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Official NASA Communication 95-198

Official NASA Communication 95-198

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Published by: NASAdocuments on Oct 06, 2007
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05/08/2014

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Don Nolan-ProxmireHeadquarters, Washington, DC November 2, 1995(Phone: 202-358-1983)Mike MewhinneyAmes Research Center, Mountain View, CA(Phone: 415-604-3937)Jeffrey ThalFederal Aviation Administration, Washington, DC(Phone: 202-267-7344)RELEASE: 95-198 NASA/FAA TESTING NEW AIR TRAFFIC CONTROL TOOLS AT DENVERAIRPORT NASA and the Federal Aviation Administration have beenfield testing a new generation of tools at Denver'sInternational Airport that will reduce delays and airtraffic controller workload, and increase fuel efficiencyfor airplanes.Called the Descent Advisor (DA), the device is beingtested at the airport's air route traffic control center.The DA, a component of a larger effort known as CTAS (forCenter-TRACON Automation System), is one of three softwaretools designed to improve the efficiency of air trafficoperations."This is a significant milestone in the development of highly-capable decision-support software for air trafficcontrollers," said Dr. George Donohue, FAA's AssociateAdministrator for research and acquisitions.When implemented, CTAS will provide accurate routeprojections for the efficient sequencing of aircraft asthey transition from en route to terminal airspace,identify potential aircraft conflicts and present optionsfor resolving them, and develop a display and interface tothe system for controllers. CTAS is under development atthe Ames Research Center, Mountain View, CA, in cooperationwith the FAA.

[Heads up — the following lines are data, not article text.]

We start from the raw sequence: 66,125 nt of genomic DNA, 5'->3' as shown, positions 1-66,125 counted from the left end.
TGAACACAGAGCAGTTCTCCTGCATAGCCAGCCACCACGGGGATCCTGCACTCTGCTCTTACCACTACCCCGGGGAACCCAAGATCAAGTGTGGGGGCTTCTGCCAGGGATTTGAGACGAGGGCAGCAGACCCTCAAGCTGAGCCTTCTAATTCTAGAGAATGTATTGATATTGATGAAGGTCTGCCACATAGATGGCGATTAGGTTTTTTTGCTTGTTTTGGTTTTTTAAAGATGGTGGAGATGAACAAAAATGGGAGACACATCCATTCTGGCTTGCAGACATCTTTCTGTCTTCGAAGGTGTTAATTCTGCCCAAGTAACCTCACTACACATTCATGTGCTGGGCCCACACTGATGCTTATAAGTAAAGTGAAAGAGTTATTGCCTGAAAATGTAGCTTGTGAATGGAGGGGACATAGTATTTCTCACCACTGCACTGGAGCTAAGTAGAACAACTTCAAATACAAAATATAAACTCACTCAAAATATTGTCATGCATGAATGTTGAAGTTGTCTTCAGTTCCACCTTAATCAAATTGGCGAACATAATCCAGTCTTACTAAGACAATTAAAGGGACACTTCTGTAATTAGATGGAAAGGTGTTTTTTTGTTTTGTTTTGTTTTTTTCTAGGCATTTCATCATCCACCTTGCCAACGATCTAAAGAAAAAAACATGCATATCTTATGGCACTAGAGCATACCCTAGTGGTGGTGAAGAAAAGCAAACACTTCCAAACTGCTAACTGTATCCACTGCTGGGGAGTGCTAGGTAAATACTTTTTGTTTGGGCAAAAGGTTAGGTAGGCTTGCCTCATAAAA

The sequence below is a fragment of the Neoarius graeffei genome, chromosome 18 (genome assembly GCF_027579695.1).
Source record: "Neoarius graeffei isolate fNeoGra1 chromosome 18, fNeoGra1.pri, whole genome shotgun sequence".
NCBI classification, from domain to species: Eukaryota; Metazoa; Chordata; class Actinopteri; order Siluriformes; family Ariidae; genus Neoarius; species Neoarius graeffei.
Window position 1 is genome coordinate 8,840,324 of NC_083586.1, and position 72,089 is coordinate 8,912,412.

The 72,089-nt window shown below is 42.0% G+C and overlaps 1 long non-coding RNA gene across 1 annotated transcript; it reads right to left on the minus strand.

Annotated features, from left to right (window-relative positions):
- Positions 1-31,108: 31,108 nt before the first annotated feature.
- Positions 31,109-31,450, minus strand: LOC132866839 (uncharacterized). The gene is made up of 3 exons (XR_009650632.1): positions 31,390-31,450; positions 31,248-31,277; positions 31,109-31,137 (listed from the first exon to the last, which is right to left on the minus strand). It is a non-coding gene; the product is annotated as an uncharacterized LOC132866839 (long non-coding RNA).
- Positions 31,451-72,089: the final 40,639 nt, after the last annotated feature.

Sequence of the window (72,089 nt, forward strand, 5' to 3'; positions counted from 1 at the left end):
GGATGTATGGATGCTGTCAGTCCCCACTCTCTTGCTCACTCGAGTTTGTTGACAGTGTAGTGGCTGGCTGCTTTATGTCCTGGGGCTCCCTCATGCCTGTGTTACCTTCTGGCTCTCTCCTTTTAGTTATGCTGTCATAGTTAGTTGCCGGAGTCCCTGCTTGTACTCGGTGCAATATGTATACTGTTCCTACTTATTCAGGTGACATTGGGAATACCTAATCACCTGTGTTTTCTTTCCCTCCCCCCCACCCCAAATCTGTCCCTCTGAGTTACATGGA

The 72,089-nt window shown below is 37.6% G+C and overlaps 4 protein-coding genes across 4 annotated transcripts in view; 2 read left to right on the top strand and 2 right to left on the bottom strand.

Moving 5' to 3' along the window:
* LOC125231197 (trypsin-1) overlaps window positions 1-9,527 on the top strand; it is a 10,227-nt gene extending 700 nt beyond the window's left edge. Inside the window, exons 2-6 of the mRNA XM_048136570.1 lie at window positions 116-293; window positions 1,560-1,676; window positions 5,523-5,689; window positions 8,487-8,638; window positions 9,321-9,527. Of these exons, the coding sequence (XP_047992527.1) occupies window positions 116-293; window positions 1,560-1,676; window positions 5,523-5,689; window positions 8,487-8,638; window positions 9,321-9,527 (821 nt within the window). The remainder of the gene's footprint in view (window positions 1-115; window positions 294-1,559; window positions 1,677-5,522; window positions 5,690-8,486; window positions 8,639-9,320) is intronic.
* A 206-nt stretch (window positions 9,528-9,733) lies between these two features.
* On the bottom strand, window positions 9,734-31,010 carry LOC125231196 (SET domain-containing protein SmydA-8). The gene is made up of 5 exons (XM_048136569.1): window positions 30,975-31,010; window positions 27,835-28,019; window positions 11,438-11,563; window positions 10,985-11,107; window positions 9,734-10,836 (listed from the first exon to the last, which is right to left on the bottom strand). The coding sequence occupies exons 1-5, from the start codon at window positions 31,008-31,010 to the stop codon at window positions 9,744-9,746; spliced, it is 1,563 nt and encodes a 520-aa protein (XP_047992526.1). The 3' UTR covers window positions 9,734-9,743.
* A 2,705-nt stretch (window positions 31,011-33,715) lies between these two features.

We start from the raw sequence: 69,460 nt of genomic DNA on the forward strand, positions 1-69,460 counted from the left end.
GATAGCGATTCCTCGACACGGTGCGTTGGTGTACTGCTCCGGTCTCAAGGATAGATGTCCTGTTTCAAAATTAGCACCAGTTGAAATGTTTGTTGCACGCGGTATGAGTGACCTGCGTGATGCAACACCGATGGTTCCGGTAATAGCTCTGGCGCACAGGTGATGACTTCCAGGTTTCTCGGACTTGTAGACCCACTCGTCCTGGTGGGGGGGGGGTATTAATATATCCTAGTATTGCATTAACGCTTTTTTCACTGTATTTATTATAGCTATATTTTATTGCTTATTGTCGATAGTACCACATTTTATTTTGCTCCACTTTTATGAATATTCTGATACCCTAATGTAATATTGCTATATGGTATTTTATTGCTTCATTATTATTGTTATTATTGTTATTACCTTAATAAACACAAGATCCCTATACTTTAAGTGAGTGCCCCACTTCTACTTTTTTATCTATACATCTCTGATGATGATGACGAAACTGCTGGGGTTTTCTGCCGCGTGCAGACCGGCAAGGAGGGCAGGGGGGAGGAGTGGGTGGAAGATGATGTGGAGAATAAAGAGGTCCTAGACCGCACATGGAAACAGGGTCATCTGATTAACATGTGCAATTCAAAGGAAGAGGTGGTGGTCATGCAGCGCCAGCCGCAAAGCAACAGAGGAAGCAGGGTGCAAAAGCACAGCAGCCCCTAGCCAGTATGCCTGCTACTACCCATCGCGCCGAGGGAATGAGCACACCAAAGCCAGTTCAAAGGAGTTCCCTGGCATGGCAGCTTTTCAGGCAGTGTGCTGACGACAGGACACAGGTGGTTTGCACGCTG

The tests of the DA software involve more than 200commercial flights arriving at Denver under a wide varietyof weather, traffic and delay conditions. Tests alsoinclude the use of an air/ground datalink system to improvecoordination between participating flights and the CTASsystem by exchanging key data to improve both systems.-more--2-Tests with both jet transport and turboprop commuteraircraft are being conducted during selected trafficperiods of 60-90 minutes duration, two to three times perday, five days per week.The software assists air traffic controllers byproviding them with time and location data for theefficient sequencing and separation of traffic in en routeairspace as they near their destination airport. Forflights arriving in high density terminal areas such asDenver, the software provides proposed routes for fuel-efficient descents that accurately meet scheduled times of arrival. As part of CTAS, the software will complement otherkey technologies, such as datalink and advanced cockpitautomation, to deliver maximum benefits to the aircraftoperators.ÒPreliminary results are very good, with arrival timeaccuracy routinely within 20 seconds and often within 10.This accuracy was based on the issuance of a singleclearance in cruise, nominally 25 miles prior to descent,for a trajectory-descent projection of about 15 minutes,Ósaid Steven Green, an Ames aerospace engineer and NASAÕsDescent Advisor project manager.Currently, air traffic controllers routinely achievean arrival time accuracy of about one minute using manualtechniques. DA's goal is to reduce arrival time predictionaccuracy to 20 seconds or less. This level of accuracywill improve traffic management sequencing and more thandouble the useful range of computer conflict prediction.

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